Relatedly, the increased attention to the debt implications of climate finance is, again, one of the whispering-wins of COP 27. More than any COP decision, the Sharm el-Sheikh Implementation Plan recognizes the nexus between climate change and the indebtedness. Country parties expressed deep concern about loss and damage costs resulting in growing debt burden and impairing the realization of the Sustainable Development Goals; and the growing gap between climate finance needs and indebtedness, and the finance support received. In what looks like an endorsement of the Bridgetown Initiative, the Implementation Plan admonishes multilateral development banks and international financial institutions to reform practices and priorities, and deploy a full suite of instruments including grants, guarantees and non-debt instruments, “taking into account debt burdens”, to substantially increase climate finance.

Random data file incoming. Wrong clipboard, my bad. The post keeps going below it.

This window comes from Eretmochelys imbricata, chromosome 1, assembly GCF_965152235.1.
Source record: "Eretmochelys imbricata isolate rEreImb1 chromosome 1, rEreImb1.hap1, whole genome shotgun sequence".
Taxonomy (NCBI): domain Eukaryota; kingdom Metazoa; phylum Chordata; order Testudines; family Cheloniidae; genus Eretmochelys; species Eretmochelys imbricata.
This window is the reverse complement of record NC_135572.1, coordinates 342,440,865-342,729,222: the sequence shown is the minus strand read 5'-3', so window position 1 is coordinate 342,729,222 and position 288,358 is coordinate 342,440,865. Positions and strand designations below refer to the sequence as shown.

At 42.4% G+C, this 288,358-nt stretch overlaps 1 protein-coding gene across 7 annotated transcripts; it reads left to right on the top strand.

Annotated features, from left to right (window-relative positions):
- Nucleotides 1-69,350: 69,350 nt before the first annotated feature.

While Russia’s invasion of Ukraine, the pressure on global fossil fuel supply, and the consequent greater influence of fossil fuel suppliers constitute a relevant sub-plot, the greatest miss at COP 27 is on the mitigation front. Inexplicably, the 2030 emission reduction target was reduced from 45% by 2030 relative to 2010 to 43% by 2030 relative to the 2019 level. Further, no substantial new mitigation commitment was made under the Implementation Plan. Instead, the plan subtly provided a space for the increased exploration and use of natural gas as ‘transition fuel’ by referencing “low emission … energy”. When the connection between mitigation, adaptation, and loss and damage is appreciated, the seeming exchange of advancement on the L&D front for regression in mitigation ambition makes little to no sense. Less mitigation will ultimately result in more devastating climate impacts in the future and in turn, immense economic and non-economic loss and damage.